I am so grateful to all of the staff at The Lane Vineyard for giving their time, to Marty for giving us his restaurant and his awesome wines, to Champagne Bollinger, Domaine Vincent Delaporte, Domaine Daniel Dampt, Michel Chapoutier and Christian Seely at AXA Millésimes / Château Pichon-Baron for their amazing wines.  We could not have done this without you.  I am also thrilled that the people of Adelaide didn’t, for a second, waver in spite of the ‘apocalyptic weather’ and they all turned up, ate and drank like heroes and then emptied their wallets!  Finally, I would like to thank Professor Ross Hannan, Head of Cancer Research at the Australian National University, for his exceptionally moving speech.


Professor Ross Hannan & Jess Bond, Executive Director Captain Courageous Foundation

Here is a breakdown of what we served from a food and wine point of view with some of my own tasting notes for each course –

2009 The Lane Vineyard, Cuvée Helen Blanc de Blancs

with a canapé of Seaweed cracker, trout roe, crème fraîche, pickled shallot

The freshness and vibrancy of the Helen is truly mesmerising and it rightly brings the focus back to the Adelaide Hills for top flight sparkling wine.  Made in tiny quantities, the minerality and austerity of the acidity here is what underpins the excellence of this wine.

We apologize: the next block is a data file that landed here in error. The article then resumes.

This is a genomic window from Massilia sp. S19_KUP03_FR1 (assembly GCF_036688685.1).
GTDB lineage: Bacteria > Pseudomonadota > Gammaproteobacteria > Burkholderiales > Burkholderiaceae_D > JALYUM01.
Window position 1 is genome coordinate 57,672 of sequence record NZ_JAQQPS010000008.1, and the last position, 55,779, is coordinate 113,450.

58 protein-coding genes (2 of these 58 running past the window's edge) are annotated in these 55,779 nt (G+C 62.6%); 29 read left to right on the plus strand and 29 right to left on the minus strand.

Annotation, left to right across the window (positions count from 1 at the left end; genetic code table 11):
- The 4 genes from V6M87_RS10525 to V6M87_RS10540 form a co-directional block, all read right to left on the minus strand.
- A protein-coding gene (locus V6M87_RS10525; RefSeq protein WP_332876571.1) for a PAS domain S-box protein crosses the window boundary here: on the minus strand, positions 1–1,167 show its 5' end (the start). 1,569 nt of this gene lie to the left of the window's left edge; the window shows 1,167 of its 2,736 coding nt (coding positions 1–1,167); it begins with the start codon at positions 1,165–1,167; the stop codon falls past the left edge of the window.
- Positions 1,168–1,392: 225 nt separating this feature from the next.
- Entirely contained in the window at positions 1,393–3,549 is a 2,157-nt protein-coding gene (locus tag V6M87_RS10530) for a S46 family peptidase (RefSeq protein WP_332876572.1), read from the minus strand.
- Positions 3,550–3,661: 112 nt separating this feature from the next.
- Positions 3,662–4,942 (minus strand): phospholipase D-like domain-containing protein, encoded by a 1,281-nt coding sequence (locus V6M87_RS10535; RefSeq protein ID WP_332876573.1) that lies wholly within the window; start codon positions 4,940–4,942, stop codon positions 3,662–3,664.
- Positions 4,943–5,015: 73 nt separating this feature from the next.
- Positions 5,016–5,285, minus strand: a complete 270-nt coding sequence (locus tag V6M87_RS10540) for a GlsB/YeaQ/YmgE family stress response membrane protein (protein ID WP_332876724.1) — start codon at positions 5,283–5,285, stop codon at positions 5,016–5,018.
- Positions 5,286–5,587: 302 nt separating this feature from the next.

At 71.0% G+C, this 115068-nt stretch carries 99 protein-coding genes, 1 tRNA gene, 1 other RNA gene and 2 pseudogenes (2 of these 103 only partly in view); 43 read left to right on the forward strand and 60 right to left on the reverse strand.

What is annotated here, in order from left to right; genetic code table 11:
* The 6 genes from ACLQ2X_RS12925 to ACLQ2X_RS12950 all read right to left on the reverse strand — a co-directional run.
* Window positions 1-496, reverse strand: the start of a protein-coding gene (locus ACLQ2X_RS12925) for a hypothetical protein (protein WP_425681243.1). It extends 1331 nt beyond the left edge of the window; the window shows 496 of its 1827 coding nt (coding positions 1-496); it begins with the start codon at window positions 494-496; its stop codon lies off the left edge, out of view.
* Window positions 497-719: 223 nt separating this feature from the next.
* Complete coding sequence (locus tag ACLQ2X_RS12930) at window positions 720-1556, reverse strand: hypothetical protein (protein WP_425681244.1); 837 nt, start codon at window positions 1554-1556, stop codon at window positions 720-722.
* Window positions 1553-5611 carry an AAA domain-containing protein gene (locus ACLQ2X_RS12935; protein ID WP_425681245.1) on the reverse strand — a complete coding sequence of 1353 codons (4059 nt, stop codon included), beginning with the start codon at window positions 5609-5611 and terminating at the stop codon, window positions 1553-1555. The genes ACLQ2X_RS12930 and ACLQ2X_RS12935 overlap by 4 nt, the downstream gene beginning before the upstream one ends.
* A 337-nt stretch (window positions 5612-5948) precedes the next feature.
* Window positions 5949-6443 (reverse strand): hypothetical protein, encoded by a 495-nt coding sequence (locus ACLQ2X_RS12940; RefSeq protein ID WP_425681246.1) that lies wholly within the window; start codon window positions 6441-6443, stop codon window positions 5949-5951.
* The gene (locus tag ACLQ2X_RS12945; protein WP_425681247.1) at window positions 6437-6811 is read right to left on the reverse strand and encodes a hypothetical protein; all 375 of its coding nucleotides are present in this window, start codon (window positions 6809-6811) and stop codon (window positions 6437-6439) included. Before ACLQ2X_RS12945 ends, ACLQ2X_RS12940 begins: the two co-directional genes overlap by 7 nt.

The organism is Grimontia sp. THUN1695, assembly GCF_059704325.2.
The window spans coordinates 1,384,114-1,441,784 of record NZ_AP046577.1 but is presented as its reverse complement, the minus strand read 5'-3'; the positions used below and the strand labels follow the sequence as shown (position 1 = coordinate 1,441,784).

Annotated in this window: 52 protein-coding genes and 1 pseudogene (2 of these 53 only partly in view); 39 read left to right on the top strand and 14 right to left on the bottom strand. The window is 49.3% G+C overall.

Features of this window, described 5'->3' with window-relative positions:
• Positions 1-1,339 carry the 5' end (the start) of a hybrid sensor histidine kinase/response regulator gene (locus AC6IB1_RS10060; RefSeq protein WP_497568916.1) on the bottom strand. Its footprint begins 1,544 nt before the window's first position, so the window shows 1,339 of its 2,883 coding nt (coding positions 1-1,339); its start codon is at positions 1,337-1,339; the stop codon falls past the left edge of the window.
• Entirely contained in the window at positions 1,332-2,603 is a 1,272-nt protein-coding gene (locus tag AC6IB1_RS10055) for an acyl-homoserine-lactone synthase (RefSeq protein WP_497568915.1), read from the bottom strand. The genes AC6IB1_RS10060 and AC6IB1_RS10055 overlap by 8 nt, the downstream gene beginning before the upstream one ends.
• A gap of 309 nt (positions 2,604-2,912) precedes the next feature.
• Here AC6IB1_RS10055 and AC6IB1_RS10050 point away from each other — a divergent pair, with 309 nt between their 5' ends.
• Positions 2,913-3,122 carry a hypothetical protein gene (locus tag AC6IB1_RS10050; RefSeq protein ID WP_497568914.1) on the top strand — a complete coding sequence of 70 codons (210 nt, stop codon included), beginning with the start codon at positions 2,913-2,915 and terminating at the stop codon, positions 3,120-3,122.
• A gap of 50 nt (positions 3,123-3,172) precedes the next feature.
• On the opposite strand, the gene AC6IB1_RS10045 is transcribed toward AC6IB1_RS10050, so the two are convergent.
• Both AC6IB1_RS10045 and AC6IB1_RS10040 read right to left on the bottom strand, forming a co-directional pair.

NV Bollinger, Rosé Champagne

with a canapé of Black cobia, sweet ginger, nori

Expertly matched by chef Jimmy to black cobia (similar to kingfish), Bollinger Rosé is a legendary Champagne with so much bravado and presence in the glass.  It was an enormous treat to taste this stunningly appointed, wild strawberry-scented wine and the combination with the Asian-influenced cobia was inspirational.


2015 Sancerre, Domaine Vincent Delaporte, Loire 


2015 The Lane Vineyard, Gathering Sauvignon Blanc / Semillon 

with Goats’ curd tuille, brassica flowers, eucalyptus gel and broad beans

I advised the guests to taste both wines with this elegant dish and then drink the Sancerre first followed by the Gathering.  This is because Delaporte’s Sancerre is one of the most haunting and direct Sauvignons in the world.  Seemingly effortless, but equally laser-driven and icily mineral, this is an unadorned Sauvignon with one of the most shivery and electrifying palates imaginable.  Gathering uses a smattering of oaked Semillon to build the mid-palate and I have followed this wine closely for many years because it is unique on the planet thanks to is combination of vivacity and gravitas.  A richer wine than the Sancerre, these two amazing whites shared a lot of DNA but also, rightly, looked hemispheres apart.  Both adored the starter, too, with the Sancerre working its magic with the goats’ cheese and broad beans and the Gathering marshalling the brassica flowers with ease.


2014 Chablis, 1er Cru Côte de Léchet, Domaine Daniel Dampt, Burgundy 


2015 The Lane Vineyard, Beginning Chardonnay 

with Oysters, beurre noisette, bacon, rye crumb